The bouldering around Devil’s Lake is interspersed along the cliffs and below them. Beneath the Birthday Crack was a huge boulder field, with monoliths of stone all piled on top of and next to one another. After scrambling around the field, and trying to identify some potential problems to try – there is no printed bouldering guide for Devil’s Lake – it occurred to me that one medium-sized crash pad might not help much.  Not to be deterred, I hiked down the trail and out of the brush to the train tracks that run below the cliff line. Squinting into the midday sun, and back to my phone that showed a photo on Mountain Project of a particular triangular boulder. The particular bloc I was searching for had a line called Riptide (V3), that was a compression problem up a sort of slabby face. I spotted the problem way up in the boulder field on the right, and to my amazement, the landing looked flat and not filled with jagged rocks. After a good 10 minutes of scrambling with the gusts of wind turning my crash pad into a parachute, pulling me left and right, we arrived at the coveted route. To my disappointment, the landing was not clear and flat, a larger boulder in the foreground covered the many small, sharp rocks that lived beneath the bloc I was hoping to climb. Being the stubborn, hardheaded person that I am, I still placed my crash pad and started to change into my climbing shoes. Something didn’t sit right, onsighting has never been my forte, and I really could not afford a fall at any point on this route. Standing on the pad, which did not offer much protection from the toothy rocks below, my eyes kept darting from the pad, to the angle of how the pad lied on the rocks, and to a large, pointy boulder that the pad would bounce me into. Pad, angle of pad, and pointy boulder. Pad. Angle of pad. Pointy boulder. This might not be the “best” idea after all. After 30 more seconds of staring blankly, I slowly started to pull off my climbing shoes. No route is worth a serious injury, and from the angle of the boulder that I hoped to climb, my spine would be the general area that would attempt to fight that pointed rock…and I’d venture to say that my spine would not be the winner. For all that work, I was bummed that day one of this weekend trip was coming to a close and I could not send the line that I set my eyes on. Guess I’ll just have to come back – a slight smile spread across my face.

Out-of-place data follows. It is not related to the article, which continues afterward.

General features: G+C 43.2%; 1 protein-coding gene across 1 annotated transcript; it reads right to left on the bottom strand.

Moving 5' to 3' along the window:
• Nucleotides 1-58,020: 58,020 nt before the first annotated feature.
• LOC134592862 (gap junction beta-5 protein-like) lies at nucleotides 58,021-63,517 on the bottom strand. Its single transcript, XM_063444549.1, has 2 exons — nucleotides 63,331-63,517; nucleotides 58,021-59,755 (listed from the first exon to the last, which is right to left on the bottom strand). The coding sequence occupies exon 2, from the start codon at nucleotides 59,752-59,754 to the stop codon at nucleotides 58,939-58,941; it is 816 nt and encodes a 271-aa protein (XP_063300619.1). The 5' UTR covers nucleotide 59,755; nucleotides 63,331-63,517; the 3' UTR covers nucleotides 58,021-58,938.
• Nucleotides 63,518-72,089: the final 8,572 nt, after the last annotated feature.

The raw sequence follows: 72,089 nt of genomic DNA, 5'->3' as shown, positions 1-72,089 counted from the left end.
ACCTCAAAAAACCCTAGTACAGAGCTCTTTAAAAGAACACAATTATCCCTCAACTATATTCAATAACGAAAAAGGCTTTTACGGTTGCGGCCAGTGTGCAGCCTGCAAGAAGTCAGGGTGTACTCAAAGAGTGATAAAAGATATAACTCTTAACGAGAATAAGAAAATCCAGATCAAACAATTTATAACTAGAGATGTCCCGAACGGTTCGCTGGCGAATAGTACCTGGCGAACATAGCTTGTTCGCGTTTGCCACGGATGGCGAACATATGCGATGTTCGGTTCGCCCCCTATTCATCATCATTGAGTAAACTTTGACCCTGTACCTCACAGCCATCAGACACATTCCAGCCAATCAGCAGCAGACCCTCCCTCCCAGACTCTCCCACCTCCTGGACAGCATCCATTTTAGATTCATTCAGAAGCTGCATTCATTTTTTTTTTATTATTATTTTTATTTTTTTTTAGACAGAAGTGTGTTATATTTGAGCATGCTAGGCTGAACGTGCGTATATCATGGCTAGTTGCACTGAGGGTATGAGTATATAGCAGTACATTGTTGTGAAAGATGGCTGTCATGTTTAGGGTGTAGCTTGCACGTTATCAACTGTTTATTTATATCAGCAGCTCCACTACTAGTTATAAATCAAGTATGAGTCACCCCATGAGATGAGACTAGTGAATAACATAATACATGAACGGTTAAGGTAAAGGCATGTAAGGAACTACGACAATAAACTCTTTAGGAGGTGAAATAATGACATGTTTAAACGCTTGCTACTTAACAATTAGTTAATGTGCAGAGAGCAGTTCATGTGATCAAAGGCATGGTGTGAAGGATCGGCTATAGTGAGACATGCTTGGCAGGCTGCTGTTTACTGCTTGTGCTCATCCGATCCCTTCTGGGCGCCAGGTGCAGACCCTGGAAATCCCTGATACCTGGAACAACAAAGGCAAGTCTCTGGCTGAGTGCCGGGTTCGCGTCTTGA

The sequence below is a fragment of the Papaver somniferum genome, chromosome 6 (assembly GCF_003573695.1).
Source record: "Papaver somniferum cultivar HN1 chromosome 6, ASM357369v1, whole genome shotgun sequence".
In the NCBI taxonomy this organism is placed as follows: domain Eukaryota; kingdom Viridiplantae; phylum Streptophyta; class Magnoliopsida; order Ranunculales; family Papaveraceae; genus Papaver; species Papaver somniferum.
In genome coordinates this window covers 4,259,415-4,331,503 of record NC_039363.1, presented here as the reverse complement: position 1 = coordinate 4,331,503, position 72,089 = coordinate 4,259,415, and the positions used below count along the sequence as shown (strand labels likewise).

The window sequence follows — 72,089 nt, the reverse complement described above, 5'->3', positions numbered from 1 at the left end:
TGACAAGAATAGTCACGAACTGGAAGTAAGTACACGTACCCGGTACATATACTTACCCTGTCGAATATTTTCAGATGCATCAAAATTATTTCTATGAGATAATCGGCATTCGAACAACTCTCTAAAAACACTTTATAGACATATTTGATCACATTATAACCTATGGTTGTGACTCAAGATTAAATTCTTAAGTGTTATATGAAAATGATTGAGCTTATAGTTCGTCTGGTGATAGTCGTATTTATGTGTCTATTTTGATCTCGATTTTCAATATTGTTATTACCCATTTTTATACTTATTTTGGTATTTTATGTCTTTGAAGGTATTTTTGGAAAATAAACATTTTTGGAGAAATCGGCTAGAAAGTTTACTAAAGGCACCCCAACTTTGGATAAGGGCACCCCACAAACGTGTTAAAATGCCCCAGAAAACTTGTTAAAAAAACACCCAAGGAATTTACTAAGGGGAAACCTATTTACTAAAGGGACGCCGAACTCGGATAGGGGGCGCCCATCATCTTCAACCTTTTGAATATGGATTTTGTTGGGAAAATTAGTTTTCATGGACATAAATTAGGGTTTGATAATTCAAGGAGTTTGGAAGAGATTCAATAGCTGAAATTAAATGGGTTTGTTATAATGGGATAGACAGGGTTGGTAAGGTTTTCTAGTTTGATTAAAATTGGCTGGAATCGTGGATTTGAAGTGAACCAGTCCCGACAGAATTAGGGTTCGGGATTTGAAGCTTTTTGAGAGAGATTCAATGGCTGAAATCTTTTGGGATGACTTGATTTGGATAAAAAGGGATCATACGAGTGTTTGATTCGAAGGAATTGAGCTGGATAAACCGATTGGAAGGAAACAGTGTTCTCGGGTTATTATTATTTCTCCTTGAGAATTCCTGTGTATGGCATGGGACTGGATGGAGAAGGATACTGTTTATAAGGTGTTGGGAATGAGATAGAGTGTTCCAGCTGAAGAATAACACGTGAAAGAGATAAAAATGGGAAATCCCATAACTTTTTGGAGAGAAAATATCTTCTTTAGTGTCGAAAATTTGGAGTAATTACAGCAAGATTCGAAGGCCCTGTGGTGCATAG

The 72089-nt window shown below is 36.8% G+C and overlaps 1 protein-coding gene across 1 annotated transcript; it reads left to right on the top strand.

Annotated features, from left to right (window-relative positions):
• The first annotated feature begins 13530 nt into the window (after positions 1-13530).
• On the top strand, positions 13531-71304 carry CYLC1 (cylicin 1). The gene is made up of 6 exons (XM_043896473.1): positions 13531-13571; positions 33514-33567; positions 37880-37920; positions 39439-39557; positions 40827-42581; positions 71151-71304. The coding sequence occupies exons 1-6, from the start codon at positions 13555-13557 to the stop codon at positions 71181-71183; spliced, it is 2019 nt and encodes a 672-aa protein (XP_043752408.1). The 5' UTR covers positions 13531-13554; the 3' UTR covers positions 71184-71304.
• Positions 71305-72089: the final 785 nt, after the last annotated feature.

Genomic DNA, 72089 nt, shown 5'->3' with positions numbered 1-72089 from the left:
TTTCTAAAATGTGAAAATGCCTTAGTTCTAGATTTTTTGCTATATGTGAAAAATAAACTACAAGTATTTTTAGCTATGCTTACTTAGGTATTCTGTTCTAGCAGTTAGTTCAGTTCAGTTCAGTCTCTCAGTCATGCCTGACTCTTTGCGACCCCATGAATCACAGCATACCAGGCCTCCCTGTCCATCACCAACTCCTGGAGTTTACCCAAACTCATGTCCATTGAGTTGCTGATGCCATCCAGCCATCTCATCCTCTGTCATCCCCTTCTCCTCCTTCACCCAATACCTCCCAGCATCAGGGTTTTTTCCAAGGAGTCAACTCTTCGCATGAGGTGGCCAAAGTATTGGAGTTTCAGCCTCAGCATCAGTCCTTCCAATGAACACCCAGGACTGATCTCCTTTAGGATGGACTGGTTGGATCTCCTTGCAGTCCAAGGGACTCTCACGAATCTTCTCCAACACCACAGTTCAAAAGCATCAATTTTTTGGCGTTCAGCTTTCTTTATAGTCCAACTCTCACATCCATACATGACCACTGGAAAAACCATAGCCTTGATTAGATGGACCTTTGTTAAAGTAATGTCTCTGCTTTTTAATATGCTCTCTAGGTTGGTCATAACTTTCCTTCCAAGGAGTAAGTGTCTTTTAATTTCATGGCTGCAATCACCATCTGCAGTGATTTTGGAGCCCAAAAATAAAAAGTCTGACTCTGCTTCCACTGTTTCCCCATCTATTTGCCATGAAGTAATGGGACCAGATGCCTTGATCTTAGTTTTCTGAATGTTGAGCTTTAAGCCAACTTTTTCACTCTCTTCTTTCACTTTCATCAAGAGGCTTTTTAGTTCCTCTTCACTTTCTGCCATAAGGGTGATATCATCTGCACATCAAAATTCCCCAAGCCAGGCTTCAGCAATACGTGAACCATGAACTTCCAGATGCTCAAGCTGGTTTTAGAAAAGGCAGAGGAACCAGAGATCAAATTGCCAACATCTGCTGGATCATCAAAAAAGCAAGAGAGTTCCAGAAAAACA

We woke up around 6am to get in as much climbing as possible before the drive back to Cleveland would begin at midday. Shoveling down some rice and beans, with instant coffee that was so acidic I was convinced I was developing an ulcer, we packed the gear and sped off to the north side of the Lake. I quickly warmed up on a stumpy little V0 (that I don’t know the name of), and the walked the 30 feet up to the higher bluff where my project stood. Big Bud (V2) loomed over me. My last visit out to Devil’s Lake, I couldn’t even start the line because of the humidity. This time I will wrap up my unfinished business with Bud. Considering the route is basically a giant pillar that grew 20 feet out of the ground, only one crash pad was not the best idea…yet again. I started to see a pattern as how bouldering in this area worked – bring more pads in the future is now etched into my brain. Since Big Bud did not have any sharp rocks or boulders beneath it, I still decided to climb the line that was before me. At about five feet off the ground, there is a hold that is completely useless for my left, since that side is without a hand, so I had to push off of a gouge in to quartzite to bump my right hand to the next hold. Just as I was closing my fingers on the crimp, my stump popped and I plummeted to the ground. My back was lovingly caught and cradled by gnarled tree roots that poked through the soil from a nearby tree. It did not tickle. Hauling my carcass – and ego – off the forest floor, I moved the crash pad over to the right eight inches. Second attempt I was successful by passing the previous spot I made it to and was relieved to send the problem without any more falls. This was the perfect way to end the trip. We still had about an hour before having to drive back to Cleveland, so we worked on Earth Mechanics (V5) till we absolutely had to leave. I have since learned that what I was projecting was not Earth Mechanics (it’s around the corner) and I’m still unsure of what I was projecting. After grabbing a quick lunch in Baraboo the time to return to Cleveland was upon us. The rolling hills turned quickly into flat farmland and I was already scheming a way to return before the harsh Wisconsin winter came in full force.